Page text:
A crisis atmosphere gripped the White House as reports arrived that that Soviet airborne divisions and amphibious troops had been placed on alert, while Moscow nearly doubled its Mediterranean fleet to a hundred ships. The Minister of Defense, Marshal Andrei Grechko, “recommended in particular that an order be given to recruit 50,000-70,000 men in the Ukraine and in the northern Caucasus,” recalled Soviet Foreign Ministry official Victor Israelian. “His view was that, in order to save Syria, Soviet troops should occupy the Golan Heights.”
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After having just extricated itself from Vietnam, America was in no mood for another war. Yet, the White House felt it could not risk the loss of prestige and influence—especially in the oil-rich Middle East. “We were determined to resist by force if necessary the introduction of Soviet forces into the Middle East regardless of the pretext under which they arrived,” Secretary of State Henry Kissinger recounted in his memoir Years of Upheaval.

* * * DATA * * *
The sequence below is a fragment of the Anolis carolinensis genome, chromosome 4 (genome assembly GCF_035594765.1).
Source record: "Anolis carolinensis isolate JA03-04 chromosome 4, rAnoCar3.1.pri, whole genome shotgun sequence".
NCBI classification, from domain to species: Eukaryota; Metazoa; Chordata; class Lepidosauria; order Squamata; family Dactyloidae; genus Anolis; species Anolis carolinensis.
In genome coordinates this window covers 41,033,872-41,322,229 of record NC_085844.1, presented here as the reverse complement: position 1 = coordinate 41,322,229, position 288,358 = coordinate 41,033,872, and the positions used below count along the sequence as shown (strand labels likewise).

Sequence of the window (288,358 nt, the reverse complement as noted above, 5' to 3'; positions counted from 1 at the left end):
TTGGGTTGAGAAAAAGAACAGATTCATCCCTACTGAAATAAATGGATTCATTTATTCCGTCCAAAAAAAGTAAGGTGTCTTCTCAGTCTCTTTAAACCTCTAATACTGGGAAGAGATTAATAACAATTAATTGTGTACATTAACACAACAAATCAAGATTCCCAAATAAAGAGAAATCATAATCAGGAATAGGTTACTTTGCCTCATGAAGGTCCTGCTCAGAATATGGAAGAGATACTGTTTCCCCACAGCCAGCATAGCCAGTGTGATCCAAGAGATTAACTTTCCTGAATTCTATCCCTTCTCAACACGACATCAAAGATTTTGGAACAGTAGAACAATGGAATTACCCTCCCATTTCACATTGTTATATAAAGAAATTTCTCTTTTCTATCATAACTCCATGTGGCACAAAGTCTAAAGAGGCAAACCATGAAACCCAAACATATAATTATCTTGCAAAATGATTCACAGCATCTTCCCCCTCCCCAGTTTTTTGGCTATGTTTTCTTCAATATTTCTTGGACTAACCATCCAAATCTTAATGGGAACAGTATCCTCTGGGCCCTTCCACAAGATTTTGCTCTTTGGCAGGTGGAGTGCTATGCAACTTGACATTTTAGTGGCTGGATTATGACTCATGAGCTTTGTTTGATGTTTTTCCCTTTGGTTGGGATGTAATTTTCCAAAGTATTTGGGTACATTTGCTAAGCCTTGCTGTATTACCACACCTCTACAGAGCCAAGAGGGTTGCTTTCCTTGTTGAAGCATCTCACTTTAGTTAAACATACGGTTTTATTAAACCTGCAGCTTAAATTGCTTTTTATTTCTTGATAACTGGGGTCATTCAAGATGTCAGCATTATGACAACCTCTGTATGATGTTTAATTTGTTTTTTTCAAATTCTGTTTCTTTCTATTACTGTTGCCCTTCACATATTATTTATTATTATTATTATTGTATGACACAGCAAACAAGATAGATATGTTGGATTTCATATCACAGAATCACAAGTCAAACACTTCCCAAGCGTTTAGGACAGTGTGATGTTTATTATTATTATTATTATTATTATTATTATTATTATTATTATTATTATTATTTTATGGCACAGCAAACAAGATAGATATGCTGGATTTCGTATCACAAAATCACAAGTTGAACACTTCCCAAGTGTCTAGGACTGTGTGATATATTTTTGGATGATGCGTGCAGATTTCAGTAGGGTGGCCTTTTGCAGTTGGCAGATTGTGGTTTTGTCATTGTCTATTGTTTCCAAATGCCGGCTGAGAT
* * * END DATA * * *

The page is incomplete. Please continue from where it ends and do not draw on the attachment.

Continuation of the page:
It may or may not have been coincidental—and cynics wondered—that the U.S. alert came as Nixon's presidency was beginning to crumble under the Watergate scandal. Nonetheless, Moscow appeared ready to cross a red line that Washington could not allow.
In the confined waters of the Mediterranean, the tension was palpable. “Nerves in both fleets frayed,” wrote Abraham Rabinovich, a historian of the 1973 October War. “The solitary Soviet destroyers that normally shadowed the carriers—'tattle tales' the Americans called them—were reinforced by heavier warships armed with missiles. Although ranking officers had never before been noted on the tattletales, the Americans now became aware of two admirals on the ships following them. The Americans, in turn, kept planes over the Soviet fleet prepared to attack missile launchers being readied for firing. Both sides were aware that their major vessels were being tracked by submarines.”
Soviet leaders were shocked by the American response. “Who could have imagined the Americans would be so easily frightened?” asked Soviet premier Nikolai Podgorny, according to Rabinovich in his book The Yom Kippur War. Soviet premier Alexei Kosygin said “it is not reasonable to become engaged in a war with the United States because of Egypt and Syria,” while KGB chief Yuri Andropov vowed, “we shall not unleash the Third World War.”